Posted tagged ‘President Elect Obama’

Building a Team

November 7, 2008

Now that the election is behind us, the hard work for our new president truly begins. President-Elect Obama’s first responsibility is to put together capable of leading our nation. Today, he began announcing his staff with the selection of Rahm Emanuel as White House Chief of Staff. This, therefore seems like a very appropriate time to discuss hiring and that is what the next few posts will address.

Executives spend more time managing people and making people-related decisions than anything else, and they should. No other decisions are as enduring in their consequences or as difficult. It is the people decisions that have the greatest impact on the cultural fabric and the performance of the entire organization.

Yet, according to Peter Drucker, the noted management guru, most executives bat no better than .333. At most, one third of these decisions turn out to be right, another third are minimally effective, and the remainders are outright failures.

Drucker goes on to say that this level of performance is unnecessary, and while we will never be perfect, there is no reason why we can’t bat closer to 1000 if the leadership and hiring executive adopt these basic principles.

  • If I put a person into a job and he or she does not perform, I have no business blaming the person, the Peter Principle, or complaining. Rather, I have made a mistake.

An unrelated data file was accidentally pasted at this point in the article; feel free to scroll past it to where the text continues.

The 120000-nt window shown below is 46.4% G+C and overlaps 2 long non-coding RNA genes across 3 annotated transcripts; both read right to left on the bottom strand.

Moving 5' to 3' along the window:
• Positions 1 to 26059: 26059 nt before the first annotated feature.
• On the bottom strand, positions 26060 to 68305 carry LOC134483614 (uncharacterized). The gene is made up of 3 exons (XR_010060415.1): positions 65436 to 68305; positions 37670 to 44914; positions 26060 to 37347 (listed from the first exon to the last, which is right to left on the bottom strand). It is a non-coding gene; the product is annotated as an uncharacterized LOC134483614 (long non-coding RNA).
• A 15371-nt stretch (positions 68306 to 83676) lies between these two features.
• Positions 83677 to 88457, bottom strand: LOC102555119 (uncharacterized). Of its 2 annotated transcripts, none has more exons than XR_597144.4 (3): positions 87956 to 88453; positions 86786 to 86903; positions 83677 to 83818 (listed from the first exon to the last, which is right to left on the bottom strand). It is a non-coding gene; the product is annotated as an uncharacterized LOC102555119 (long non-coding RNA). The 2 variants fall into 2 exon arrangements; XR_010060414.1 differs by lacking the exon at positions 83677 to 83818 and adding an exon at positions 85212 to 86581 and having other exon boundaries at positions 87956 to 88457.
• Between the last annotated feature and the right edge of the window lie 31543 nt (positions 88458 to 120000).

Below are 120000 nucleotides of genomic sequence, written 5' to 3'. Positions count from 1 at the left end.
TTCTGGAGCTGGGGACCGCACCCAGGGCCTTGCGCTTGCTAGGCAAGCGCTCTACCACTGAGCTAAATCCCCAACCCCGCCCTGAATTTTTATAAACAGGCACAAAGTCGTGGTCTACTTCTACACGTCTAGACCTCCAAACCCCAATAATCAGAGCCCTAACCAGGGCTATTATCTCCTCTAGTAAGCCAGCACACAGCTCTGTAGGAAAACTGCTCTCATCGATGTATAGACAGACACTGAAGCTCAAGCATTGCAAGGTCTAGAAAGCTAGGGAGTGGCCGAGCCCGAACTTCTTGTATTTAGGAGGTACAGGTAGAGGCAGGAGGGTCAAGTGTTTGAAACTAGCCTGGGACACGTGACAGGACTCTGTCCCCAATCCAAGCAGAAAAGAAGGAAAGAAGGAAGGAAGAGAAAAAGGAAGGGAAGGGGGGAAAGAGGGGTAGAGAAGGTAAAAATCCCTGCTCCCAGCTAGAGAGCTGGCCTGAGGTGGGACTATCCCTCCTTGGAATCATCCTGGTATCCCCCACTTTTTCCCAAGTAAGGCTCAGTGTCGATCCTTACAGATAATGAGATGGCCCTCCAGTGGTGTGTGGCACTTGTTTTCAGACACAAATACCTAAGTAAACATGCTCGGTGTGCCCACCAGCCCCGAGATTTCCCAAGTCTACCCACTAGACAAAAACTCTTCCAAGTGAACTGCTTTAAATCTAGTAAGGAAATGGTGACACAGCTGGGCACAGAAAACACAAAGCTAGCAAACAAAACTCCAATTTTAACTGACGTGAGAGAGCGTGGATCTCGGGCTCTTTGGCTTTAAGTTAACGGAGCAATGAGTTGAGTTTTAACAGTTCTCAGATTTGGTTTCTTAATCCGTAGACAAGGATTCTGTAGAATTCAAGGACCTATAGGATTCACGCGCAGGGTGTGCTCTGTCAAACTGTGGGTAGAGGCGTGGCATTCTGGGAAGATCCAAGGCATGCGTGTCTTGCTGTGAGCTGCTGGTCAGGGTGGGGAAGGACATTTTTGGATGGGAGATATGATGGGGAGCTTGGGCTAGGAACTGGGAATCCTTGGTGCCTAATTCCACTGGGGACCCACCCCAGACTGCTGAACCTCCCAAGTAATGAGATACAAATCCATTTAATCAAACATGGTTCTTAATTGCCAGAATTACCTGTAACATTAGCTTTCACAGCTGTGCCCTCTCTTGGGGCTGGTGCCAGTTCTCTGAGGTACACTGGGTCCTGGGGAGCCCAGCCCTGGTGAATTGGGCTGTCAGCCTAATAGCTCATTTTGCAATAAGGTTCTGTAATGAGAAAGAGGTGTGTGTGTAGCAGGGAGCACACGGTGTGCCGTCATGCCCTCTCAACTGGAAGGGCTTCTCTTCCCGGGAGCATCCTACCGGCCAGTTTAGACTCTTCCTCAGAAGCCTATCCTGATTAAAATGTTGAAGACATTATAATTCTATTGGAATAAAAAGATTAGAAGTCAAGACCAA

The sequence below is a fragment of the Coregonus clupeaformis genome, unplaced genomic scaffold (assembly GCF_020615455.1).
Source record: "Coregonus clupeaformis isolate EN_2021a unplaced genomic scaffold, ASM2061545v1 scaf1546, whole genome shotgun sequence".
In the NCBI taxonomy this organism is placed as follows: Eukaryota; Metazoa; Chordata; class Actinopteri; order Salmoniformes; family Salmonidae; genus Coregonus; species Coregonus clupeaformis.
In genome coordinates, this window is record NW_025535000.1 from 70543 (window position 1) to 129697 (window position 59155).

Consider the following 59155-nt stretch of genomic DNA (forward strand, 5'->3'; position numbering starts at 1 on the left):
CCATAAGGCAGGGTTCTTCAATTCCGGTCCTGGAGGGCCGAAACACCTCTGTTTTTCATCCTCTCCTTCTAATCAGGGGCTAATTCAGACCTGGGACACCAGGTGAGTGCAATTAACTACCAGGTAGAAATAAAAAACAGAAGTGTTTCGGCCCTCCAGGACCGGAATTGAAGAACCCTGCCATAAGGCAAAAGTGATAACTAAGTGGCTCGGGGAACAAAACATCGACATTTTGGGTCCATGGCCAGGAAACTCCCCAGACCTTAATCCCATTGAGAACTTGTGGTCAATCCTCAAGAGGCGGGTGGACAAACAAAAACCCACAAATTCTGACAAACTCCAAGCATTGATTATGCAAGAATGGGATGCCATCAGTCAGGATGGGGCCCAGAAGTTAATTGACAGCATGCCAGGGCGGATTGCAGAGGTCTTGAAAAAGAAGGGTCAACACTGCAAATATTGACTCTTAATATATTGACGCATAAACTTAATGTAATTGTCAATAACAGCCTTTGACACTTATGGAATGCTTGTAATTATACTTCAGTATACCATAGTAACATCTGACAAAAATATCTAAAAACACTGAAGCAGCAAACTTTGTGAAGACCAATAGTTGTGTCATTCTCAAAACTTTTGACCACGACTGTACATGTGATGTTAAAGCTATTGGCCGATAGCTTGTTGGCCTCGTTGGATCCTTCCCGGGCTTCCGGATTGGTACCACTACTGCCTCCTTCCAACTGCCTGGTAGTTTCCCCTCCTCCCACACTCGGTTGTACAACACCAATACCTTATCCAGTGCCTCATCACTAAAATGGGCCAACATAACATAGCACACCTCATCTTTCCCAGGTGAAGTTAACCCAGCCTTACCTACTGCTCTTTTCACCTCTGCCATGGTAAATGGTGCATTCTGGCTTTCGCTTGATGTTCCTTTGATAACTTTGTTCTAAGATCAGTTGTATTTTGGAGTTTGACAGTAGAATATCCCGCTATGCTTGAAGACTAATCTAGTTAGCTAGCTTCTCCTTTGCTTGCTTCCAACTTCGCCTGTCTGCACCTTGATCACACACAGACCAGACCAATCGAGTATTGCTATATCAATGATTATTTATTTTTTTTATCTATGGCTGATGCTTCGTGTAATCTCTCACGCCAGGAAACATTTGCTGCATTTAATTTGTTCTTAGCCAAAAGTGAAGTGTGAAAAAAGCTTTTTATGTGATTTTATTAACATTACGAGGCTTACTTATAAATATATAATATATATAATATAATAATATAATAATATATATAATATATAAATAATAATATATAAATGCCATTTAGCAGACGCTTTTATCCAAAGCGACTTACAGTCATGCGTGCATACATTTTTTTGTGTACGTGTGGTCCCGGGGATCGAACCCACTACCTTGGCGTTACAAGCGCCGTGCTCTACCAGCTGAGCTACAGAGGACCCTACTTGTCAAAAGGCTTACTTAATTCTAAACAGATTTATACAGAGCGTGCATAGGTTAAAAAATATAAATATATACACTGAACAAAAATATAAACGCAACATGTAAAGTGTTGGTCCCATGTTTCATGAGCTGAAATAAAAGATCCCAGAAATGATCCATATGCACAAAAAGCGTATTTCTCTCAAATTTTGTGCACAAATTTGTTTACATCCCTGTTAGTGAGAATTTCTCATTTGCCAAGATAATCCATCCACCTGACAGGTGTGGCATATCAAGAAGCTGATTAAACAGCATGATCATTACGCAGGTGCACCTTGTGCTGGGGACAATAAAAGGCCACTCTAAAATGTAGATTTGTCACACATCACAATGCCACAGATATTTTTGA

• Employees have a right to competent leadership. It is the duty of management to make sure that the responsible people in their organizations perform.
  • Of all of the decisions that an executive makes, none is as important as decisions about people because they determine the performance capacity of the organization. Therefore, I’d better make these sorts of decisions well.
  • Don’t give new people mission critical assignments without very strong monitoring and guidance. Doing so compounds the risks we all face with a new employee. Giving this sort of assignment to someone whose behavior and habits you know and who has earned trust and credibility within your organization is always better. Putting a newcomer into an established position in which expectations are known and help is available is the ideal. Many small companies though don’t have this luxury. In those instances, you would be wise to monitor and guide.

Once these beliefs have been adopted, how does one become effective at making the right hiring decisions? Here are a few important steps that will enable you to select the right people for your company. The context and the most fundamental rule to apply is that we are here to “screen out” inappropriate candidates rather than “screening in” people.

In the next post, we’ll take a look at the way one should go about hiring the team.


How many business improvement initiatives can a company manage at any one time?

October 24, 2008

Operating a business in these challenging times is certainly not easy. In the last two posts, I introduced a number of strategies that make sense during an economic downturn. One of these strategies can best be classified as a sales strategy – that is, how to reignite opportunities that one would otherwise expect to stagnate when the economy is in difficult straits and businesses are adhering strongly to the philosophy of hoarding cash because “cash is king.”